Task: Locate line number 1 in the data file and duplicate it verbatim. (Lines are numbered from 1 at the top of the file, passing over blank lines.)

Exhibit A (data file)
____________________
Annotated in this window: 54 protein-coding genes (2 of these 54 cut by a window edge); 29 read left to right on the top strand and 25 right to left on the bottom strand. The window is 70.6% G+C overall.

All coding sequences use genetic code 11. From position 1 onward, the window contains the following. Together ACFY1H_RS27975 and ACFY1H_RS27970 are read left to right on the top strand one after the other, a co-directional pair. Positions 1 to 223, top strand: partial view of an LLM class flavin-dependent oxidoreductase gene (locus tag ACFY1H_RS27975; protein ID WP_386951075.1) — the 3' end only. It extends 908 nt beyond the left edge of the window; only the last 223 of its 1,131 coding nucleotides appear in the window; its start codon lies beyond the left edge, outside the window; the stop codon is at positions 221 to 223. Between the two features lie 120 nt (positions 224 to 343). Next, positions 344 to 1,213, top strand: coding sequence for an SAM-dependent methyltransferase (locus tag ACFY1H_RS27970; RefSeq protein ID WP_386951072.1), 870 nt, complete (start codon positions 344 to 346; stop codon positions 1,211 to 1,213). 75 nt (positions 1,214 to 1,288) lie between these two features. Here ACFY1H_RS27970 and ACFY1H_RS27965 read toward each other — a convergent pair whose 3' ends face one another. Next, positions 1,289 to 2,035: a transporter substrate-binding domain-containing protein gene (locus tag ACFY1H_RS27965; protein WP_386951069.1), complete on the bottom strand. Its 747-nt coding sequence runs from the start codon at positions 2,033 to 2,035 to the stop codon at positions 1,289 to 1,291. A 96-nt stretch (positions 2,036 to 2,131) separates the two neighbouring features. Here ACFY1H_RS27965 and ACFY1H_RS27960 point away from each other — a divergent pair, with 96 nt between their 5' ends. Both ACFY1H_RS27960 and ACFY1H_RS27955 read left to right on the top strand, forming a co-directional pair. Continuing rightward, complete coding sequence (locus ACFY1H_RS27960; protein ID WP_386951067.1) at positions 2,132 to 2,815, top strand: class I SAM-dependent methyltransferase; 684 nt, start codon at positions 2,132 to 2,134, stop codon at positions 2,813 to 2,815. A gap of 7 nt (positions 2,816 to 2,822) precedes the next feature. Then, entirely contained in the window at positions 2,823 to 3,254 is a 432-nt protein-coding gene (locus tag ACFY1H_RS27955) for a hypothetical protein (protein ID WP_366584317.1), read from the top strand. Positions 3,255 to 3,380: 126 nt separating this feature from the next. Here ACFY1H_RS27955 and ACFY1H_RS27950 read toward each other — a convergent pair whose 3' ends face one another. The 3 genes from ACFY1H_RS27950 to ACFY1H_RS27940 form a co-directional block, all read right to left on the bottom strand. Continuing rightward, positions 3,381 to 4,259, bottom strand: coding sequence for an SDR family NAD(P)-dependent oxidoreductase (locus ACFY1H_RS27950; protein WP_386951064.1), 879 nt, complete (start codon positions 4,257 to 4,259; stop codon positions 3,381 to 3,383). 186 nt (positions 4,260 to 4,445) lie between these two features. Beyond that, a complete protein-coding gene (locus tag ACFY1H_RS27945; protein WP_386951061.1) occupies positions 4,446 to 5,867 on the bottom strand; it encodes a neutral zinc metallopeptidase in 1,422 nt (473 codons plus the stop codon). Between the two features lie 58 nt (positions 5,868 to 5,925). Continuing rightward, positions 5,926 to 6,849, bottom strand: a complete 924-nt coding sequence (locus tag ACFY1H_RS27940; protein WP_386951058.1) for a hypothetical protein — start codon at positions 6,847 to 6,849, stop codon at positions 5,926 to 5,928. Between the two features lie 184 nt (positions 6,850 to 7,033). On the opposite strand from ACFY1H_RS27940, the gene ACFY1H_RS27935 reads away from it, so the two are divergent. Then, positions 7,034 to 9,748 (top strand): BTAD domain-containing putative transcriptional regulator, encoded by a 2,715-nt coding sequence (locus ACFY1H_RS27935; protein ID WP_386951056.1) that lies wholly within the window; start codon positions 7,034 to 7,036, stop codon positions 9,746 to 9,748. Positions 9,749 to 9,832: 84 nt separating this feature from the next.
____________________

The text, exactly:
Annotated in this window: 54 protein-coding genes (2 of these 54 cut by a window edge); 29 read left to right on the top strand and 25 right to left on the bottom strand. The window is 70.6% G+C overall.